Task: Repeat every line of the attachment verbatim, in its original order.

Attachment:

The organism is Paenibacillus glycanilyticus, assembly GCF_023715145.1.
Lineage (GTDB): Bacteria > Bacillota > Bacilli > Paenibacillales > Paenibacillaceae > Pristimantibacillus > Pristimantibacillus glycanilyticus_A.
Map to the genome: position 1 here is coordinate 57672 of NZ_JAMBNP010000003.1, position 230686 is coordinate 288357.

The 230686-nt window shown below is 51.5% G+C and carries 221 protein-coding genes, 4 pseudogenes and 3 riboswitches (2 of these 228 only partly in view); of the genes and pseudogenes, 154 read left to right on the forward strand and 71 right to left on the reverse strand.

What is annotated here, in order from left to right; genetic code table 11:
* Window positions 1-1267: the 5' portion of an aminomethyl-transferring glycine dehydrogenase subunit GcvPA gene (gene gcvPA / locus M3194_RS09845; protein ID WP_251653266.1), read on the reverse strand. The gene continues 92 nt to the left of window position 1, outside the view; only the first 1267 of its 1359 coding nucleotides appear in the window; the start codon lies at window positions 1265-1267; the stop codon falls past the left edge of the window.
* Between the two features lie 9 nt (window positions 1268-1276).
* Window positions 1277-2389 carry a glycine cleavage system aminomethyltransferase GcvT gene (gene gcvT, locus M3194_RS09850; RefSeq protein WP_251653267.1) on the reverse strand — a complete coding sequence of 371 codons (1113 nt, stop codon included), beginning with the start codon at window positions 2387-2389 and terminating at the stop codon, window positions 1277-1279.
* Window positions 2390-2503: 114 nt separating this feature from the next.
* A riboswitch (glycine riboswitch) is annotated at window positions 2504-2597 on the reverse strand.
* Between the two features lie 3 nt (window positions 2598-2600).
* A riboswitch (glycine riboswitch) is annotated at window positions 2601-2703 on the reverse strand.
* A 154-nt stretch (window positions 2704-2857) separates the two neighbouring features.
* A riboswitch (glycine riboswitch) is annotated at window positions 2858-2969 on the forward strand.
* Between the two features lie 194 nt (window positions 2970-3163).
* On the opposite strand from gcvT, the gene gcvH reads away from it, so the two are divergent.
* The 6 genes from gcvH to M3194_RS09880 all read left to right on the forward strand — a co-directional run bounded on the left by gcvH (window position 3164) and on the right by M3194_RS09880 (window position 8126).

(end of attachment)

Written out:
The organism is Paenibacillus glycanilyticus, assembly GCF_023715145.1.
Lineage (GTDB): Bacteria > Bacillota > Bacilli > Paenibacillales > Paenibacillaceae > Pristimantibacillus > Pristimantibacillus glycanilyticus_A.
Map to the genome: position 1 here is coordinate 57672 of NZ_JAMBNP010000003.1, position 230686 is coordinate 288357.

The 230686-nt window shown below is 51.5% G+C and carries 221 protein-coding genes, 4 pseudogenes and 3 riboswitches (2 of these 228 only partly in view); of the genes and pseudogenes, 154 read left to right on the forward strand and 71 right to left on the reverse strand.

What is annotated here, in order from left to right; genetic code table 11:
* Window positions 1-1267: the 5' portion of an aminomethyl-transferring glycine dehydrogenase subunit GcvPA gene (gene gcvPA / locus M3194_RS09845; protein ID WP_251653266.1), read on the reverse strand. The gene continues 92 nt to the left of window position 1, outside the view; only the first 1267 of its 1359 coding nucleotides appear in the window; the start codon lies at window positions 1265-1267; the stop codon falls past the left edge of the window.
* Between the two features lie 9 nt (window positions 1268-1276).
* Window positions 1277-2389 carry a glycine cleavage system aminomethyltransferase GcvT gene (gene gcvT, locus M3194_RS09850; RefSeq protein WP_251653267.1) on the reverse strand — a complete coding sequence of 371 codons (1113 nt, stop codon included), beginning with the start codon at window positions 2387-2389 and terminating at the stop codon, window positions 1277-1279.
* Window positions 2390-2503: 114 nt separating this feature from the next.
* A riboswitch (glycine riboswitch) is annotated at window positions 2504-2597 on the reverse strand.
* Between the two features lie 3 nt (window positions 2598-2600).
* A riboswitch (glycine riboswitch) is annotated at window positions 2601-2703 on the reverse strand.
* A 154-nt stretch (window positions 2704-2857) separates the two neighbouring features.
* A riboswitch (glycine riboswitch) is annotated at window positions 2858-2969 on the forward strand.
* Between the two features lie 194 nt (window positions 2970-3163).
* On the opposite strand from gcvT, the gene gcvH reads away from it, so the two are divergent.
* The 6 genes from gcvH to M3194_RS09880 all read left to right on the forward strand — a co-directional run bounded on the left by gcvH (window position 3164) and on the right by M3194_RS09880 (window position 8126).